• More than three quarters of British jihadists have been involved with non-violent Islamist groups before turning to foreign fighting and carrying out terrorist attacks, a report has indicated.  Islamist groups have acted as a recruitment pool for dozens of jihadists who have gone on to join al-Qaeda, Islamic State and other terrorist groups, according to research by the Tony Blair Institute for Global Change.

Tony Blair institute finds that non-violent Islamist groups serve as recruitment pool for jihadists

Fiona Hamilton, The Sunday Times, September 30, 2017

 

  • The following discussion maps the political, religious, racial or ideological media publications, to use the British legal definition cited above, that terrorists assembled before they carried out or attempted to carry out their attacks. [Report]

What Types of Media Do Terrorists Collect?

Donald Holbrook, ICCT, September 2017

 

Return to the Top of the Page

 

  1. LESSONS FROM THE PAST

 

  • . . . outside the communist world communism hurt no country more than India. If the subcontinental giant houses more poor people . . . than any other country, it’s in part because India’s leaders — like so many others in the post-colonial world — looked upon the Russian Revolution with fondness rather than horror.  Deeply influenced by both Fabian socialism and the Soviet experience of industrialization, India’s first prime minister, Jawaharlal Nehru . . . and his daughter, Indira Gandhi . . . turned India into one of the most dirigiste economies outside the formally communist world.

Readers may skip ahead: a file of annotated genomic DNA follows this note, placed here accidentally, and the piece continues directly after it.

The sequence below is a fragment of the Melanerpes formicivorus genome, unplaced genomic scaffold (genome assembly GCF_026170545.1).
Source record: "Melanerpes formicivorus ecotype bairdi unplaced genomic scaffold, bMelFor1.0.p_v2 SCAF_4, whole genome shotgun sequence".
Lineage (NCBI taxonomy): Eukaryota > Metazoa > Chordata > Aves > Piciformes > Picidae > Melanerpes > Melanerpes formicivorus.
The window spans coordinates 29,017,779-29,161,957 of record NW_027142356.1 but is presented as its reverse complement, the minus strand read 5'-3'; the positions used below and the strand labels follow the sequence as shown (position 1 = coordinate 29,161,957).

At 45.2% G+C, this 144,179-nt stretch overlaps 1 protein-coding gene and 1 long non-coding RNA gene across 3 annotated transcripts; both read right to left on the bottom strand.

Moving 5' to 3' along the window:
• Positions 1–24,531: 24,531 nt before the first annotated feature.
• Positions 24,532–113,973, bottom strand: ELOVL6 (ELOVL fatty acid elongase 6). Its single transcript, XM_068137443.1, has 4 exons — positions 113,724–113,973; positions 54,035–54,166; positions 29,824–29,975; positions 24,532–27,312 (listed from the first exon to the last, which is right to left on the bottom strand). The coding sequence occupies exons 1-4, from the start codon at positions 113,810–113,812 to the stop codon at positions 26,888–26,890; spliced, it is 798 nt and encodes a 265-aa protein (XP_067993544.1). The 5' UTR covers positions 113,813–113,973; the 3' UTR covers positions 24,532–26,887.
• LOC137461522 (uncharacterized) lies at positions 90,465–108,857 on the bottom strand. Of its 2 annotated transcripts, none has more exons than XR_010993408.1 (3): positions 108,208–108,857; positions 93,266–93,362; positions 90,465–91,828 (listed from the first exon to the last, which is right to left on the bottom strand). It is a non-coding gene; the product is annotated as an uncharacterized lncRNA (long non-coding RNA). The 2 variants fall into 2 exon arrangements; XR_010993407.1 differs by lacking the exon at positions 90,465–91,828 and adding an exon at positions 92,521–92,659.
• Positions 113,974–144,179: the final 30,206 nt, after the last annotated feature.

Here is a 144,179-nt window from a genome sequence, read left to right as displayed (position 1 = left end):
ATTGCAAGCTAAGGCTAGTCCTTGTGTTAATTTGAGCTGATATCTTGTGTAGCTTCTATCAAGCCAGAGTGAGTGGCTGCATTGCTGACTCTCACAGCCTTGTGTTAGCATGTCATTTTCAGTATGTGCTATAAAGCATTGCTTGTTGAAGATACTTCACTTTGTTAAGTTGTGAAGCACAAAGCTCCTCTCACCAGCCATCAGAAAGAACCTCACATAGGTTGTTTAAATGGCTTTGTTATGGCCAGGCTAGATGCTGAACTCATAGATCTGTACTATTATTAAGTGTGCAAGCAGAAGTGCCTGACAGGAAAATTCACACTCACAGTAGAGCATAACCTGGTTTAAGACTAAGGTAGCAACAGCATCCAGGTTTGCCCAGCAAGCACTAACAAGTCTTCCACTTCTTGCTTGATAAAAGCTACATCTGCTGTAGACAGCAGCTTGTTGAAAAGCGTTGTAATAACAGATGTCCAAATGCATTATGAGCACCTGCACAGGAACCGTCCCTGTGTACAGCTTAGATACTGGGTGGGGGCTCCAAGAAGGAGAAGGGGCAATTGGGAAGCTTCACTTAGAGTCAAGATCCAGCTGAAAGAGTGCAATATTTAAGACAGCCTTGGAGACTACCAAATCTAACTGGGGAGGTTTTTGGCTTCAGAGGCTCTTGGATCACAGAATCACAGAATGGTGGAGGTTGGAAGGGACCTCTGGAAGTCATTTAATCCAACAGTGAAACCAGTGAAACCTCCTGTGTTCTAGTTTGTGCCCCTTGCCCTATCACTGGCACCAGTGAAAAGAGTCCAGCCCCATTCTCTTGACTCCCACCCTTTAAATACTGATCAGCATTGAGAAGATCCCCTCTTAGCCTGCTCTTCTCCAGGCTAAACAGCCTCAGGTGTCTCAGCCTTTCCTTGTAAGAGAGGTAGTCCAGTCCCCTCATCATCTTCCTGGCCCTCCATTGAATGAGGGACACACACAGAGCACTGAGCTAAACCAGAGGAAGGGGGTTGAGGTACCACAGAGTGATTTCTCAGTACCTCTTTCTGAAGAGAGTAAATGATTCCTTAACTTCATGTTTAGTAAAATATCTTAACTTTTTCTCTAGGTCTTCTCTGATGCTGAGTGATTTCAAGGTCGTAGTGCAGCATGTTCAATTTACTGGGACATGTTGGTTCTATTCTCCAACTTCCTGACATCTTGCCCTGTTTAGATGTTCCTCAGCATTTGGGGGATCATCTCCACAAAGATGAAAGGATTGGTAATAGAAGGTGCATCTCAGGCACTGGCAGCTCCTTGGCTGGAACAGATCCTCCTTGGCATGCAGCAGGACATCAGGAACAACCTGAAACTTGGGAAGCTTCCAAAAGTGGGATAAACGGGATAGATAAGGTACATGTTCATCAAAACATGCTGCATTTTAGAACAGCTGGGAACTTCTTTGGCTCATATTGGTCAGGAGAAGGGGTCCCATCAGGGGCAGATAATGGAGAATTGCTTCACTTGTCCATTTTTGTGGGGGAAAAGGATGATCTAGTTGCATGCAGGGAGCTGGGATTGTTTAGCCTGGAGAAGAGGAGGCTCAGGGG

Communism didn’t just hurt communist countries

Sadanand Dhume, American Enterprise Institute, November 20, 2017

 

The Kremlin . . . was “clearly rattled by Oswald’s Soviet connection.” So, how to dispel that notion? Kalugin explained their orders: “We were told to put forward the line that Oswald could have been involved in a conspiracy with American reactionaries displeased with the president’s recent efforts to improve relations with Russia.” And so, said Kalugin, “I spoke with all my intelligence assets, including Russian correspondents and various U.N. employees, and told them to spread the official Soviet line. In the end, our campaign succeeded.”

The Kremlin, LBJ, and the JFK Assassination

Paul Kengor, The American Conservative, November 8, 2017

 

  • . . . 45 Nazi lawyers sailed for New York under the auspices of the Association of National Socialist German Jurists. The trip was a reward for the lawyers . . . . The announced purpose of the visit was to gain “special insight into the workings of American legal and economic life through study and lectures,”